FIG. 15 is a cross-section view (again with traditional cross-hatching omitted for clarity) schematically illustrating important dimensions of a hypothetical screen fragment 162 comprising an array of convex spherical microlenses 164, spaced apart by a distance d and having a focal length f, as specified above. FIG. 16 is a three-dimensional view schematically illustrating screen fragment 162 including a two-dimensional array of the convex spherical microlenses.

Arrays of spherical and cylindrical microlenses having feature dimensions described above can be made by molding or printing the arrays into transparent plastic sheets. Similar arrays are used in industry as diffractive optical elements for information technology, industry automation and biomedical applications. Such arrays are commercially available, for example, from Edmund Industrial Optics of Barrington, N.J., and Leister Technologies LLC of Itasca, Ill.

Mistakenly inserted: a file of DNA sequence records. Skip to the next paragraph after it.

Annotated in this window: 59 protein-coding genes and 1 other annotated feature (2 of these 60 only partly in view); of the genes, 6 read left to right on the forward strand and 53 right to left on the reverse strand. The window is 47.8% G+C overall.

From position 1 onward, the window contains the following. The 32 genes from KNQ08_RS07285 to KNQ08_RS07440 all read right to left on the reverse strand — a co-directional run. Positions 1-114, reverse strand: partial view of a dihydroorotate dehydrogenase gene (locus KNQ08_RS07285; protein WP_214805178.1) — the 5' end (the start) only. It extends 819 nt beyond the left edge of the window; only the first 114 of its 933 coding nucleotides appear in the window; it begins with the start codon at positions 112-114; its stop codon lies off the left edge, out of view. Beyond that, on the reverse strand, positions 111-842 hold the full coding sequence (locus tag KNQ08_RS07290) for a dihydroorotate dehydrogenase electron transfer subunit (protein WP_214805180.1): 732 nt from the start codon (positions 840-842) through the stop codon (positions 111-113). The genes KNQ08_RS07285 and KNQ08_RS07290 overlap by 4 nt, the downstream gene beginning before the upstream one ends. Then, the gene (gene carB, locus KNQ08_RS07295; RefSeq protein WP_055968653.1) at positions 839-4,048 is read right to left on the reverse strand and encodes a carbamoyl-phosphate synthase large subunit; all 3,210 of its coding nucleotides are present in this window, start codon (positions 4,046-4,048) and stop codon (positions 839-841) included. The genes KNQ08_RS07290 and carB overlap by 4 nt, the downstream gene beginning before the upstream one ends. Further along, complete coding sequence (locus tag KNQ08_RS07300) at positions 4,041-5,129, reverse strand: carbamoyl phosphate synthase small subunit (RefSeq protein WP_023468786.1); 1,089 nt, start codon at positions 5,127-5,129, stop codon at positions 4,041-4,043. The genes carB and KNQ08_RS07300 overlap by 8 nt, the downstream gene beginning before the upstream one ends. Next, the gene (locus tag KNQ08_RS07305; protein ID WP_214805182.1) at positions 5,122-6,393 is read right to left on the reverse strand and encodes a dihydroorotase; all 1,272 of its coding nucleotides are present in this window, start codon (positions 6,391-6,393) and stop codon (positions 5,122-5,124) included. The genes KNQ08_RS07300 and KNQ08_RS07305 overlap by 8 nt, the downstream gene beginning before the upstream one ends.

It is not necessary that features of a screen in accordance with the present invention be regular as discussed above. By way of example, FIG. 17 schematically depicts a surface fragment of a screen 170 having unevenly distributed smooth features 172 of uneven circumferential shape and height. Such a surface can be computer-generated, in a manner similar to that in which prior-art holographic diffusers for shaping laser-beams into various forms are generated. Such a diffuser can be designed to produce a nearly uniform angular distribution of light from a beam incident thereon, thereby providing a large viewing angle for the screen. Any algorithm used to computer generate a suitable distribution of surface features for that purpose must be constrained to restrict the spectrum of spatial frequencies ν of the feature shape or phase profile. Specifically, it is necessary that the amplitudes of Fourier components A(ν) of the spatial frequency spectrum are non-zero only in a spatial frequency range below rc −1, where rc −1 is the inverse of the coherence radius rc. This condition can be mathematically specified by the following equations: